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A testimony of God to the heavens and the earth, that rebukes those who are content with the form of religion without the power.
Psalm 49 rebukes the folly of the worldly man that trusts in riches; Psalm 50 the religious man that trusts in forms of religion.
(vv. 1-2) God is present in His majesty, as the mighty and unchangeable One, speaking to the whole earth from the rising of the sun to the going down thereof. He speaks out of Zion, and hence in sovereign blessing for man.
(vv. 3-6) The verses that follow declare that God has reached the throne of blessing in Zion through judgment. During long ages God has kept silence while the world has ripened for judgment. At length the silence will be broken and God will come with the devouring fire of judgment.
The scene being cleared in judgment, God gathers around Him those who are in relationship with Him on the ground of sacrifice - the death of Christ. The earth has manifested the unrighteousness of man; now, at last, the heavens will declare the righteousness of God that, on the one hand, deals in judgment with the rejectors of Christ, and on the other hand blesses those who trust in Christ.
(vv. 7-13) The verses that follow declare God's testimony to Israel, reproving them for trusting in the outward form of religion. God does not reprove them in relation to their sacrifices, as if they had not brought them. God does not want sacrifice from man, He requires righteousness. God has wearied with religious men continually bringing sacrifices, as if He were claiming cattle from men, or as if He were hungry and needed meat. Every beast of the forest is His, and the cattle on a thousand hills. All the fullness of the earth is at His disposal.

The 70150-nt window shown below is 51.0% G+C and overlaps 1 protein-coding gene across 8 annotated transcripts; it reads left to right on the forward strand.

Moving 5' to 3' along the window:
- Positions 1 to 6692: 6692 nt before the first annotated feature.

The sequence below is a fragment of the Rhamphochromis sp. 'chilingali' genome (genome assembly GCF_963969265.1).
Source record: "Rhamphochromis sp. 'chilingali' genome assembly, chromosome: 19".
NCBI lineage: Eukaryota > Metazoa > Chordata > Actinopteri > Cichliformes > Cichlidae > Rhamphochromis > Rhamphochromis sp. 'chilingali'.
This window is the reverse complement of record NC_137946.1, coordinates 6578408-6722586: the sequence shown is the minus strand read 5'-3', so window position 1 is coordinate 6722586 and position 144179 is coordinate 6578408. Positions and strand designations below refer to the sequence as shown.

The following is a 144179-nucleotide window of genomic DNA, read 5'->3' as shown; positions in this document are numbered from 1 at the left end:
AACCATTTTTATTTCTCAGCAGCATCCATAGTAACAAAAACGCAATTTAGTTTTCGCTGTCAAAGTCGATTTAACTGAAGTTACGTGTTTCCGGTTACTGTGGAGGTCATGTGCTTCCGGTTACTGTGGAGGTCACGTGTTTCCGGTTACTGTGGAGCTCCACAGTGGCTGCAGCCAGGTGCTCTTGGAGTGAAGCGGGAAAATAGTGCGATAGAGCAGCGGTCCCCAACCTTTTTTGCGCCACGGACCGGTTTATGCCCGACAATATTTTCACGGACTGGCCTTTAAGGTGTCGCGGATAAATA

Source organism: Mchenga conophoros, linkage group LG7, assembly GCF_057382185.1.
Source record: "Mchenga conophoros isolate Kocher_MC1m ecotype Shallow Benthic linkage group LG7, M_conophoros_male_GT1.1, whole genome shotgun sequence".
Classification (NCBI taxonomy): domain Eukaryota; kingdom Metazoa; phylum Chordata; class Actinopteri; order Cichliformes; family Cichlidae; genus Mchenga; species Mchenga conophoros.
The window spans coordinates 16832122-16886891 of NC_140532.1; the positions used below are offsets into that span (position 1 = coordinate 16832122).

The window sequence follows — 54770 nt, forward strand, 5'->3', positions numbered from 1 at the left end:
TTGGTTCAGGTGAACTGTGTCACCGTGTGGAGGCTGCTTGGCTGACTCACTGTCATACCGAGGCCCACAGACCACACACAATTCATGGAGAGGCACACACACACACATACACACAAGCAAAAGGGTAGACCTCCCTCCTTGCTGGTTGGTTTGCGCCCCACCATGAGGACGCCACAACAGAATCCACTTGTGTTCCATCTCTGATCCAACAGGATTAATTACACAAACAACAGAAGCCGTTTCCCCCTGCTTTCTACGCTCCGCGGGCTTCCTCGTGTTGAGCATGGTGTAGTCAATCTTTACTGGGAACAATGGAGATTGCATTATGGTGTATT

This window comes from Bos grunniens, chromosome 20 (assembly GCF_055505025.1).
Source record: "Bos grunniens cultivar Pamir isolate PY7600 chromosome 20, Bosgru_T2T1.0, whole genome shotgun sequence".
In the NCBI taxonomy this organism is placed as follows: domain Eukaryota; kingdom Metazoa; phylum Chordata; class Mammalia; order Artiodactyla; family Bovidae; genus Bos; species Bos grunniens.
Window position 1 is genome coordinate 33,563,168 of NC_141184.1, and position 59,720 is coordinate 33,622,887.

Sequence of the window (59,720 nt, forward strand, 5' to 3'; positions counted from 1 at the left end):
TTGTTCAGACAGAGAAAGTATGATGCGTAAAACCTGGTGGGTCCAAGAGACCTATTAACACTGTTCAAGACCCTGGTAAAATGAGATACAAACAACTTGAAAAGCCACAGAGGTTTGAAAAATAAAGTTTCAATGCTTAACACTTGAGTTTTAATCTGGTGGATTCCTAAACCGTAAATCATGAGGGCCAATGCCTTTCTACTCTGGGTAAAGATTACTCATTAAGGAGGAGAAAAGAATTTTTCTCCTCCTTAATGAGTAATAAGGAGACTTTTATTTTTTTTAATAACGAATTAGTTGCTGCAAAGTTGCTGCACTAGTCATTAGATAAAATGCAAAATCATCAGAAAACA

(vv. 14-15) God looks for a spirit of thanksgiving, and the practical fulfillment of obligations. God desires that men should confide in Him and call upon Him in the day of trouble.
(vv. 16-21) Alas! while observing a round of religious ceremonies, the professing people of God hated instruction, and treated God's words with contempt. They might not be guilty of any gross sin, as stealing, but they took pleasure in a thief, and had partaken, if only in mind and imagination, with adulterers. Their mouth had been used for evil-speaking, deceit, and slander.
Yet, because God kept silence, and bore long in patience, men thought that all was well, and that God, like themselves, was satisfied with outward religious observances. When, however, God speaks he raises the question of man's unrighteousness. “These things hast thou done.” Man's religion is one of outward forms with nothing to disturb the conscience. God beginning with the conscience, raises the question, “What hast thou done?” (cp. Gen_3:13 ; Gen_4:10 ).
(vv. 22-23) The formalist may indeed be religious, but he is forgetting God. Let such beware lest he is overtaken by judgment. Let him glorify God by offering praise, and ordering his way aright; then indeed he will see the salvation of God.
These files are public domain.
Smith, Hamilton. "Commentary on Psalms 50". "Smith's Writings". https://studylight.org/
the Week of Proper 15 / Ordinary 20